Ordinary Residence

Someone can be resident without being ordinarily resident, and vice versa. An individual who comes to the UK regularly will be treated as ordinarily resident if their visits average 91 days or more a year over four or more tax years. The date from which the individual is treated as ordinarily resident depends upon that person’s intentions from the outset. For instance, if there is an intention to visit the UK regularly for at least four tax years, they may be treated as ordinarily resident from the time of arrival in the UK.


Domicile involves complex issues of law. An individual can be resident in more than one country at the same time, but can only have one domicile at a time. However that domicile may be a “domicile of origin” or a “domicile of dependency” or a “domicile of choice” or in some circumstances a “deemed domicile”.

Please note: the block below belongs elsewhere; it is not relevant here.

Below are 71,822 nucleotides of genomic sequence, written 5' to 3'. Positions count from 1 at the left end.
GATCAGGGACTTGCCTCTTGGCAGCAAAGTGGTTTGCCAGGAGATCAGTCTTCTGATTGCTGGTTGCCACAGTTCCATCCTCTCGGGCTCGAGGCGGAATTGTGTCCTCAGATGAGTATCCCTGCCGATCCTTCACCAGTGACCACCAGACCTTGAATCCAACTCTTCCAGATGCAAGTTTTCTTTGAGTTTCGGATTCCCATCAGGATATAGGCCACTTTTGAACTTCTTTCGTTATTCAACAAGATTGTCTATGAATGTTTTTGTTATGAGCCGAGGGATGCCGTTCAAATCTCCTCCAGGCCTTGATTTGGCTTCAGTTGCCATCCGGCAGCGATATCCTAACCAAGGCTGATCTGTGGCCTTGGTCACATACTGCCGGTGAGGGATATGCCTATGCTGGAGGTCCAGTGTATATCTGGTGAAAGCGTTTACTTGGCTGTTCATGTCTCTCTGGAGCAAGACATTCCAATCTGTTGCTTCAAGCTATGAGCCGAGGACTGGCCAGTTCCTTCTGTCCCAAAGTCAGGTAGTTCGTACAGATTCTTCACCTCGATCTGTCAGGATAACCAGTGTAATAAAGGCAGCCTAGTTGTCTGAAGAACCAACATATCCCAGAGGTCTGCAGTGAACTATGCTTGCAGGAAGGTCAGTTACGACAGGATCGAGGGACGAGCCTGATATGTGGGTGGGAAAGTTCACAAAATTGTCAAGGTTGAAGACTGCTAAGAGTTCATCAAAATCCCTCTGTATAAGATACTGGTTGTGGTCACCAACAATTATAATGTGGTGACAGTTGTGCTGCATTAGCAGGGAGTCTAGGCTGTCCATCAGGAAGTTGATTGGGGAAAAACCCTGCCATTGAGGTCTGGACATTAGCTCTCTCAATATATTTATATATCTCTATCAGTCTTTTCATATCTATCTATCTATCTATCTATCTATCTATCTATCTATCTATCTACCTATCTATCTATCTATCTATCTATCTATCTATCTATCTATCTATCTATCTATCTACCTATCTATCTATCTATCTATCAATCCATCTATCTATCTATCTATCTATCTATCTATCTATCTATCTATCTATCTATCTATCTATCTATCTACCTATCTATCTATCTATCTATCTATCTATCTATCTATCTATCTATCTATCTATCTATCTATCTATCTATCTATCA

A domicile of origin is acquired at birth, normally from one’s father. Therefore someone born in the UK whose father was also born in the UK will be UK domiciled. However someone born in the UK whose father had, at the time of birth, a domicile elsewhere – lets say France – would be French domiciled. You can see that with the huge number of immigrants resident of the UK, both from Commonwealth countries and EU member states, a lot of children born in the UK may not be UK domiciled.

Irrespective of the above, the domicile of someone under the age of 16 (a “minor”) can change. For example their father may take steps to change their own domicile and the child’s domicile will follow automatically. Alternatively the child may be adopted or fostered and they would automatically take the domicile status of the person on whom he or she is legally dependant (a ‘domicile of dependency’).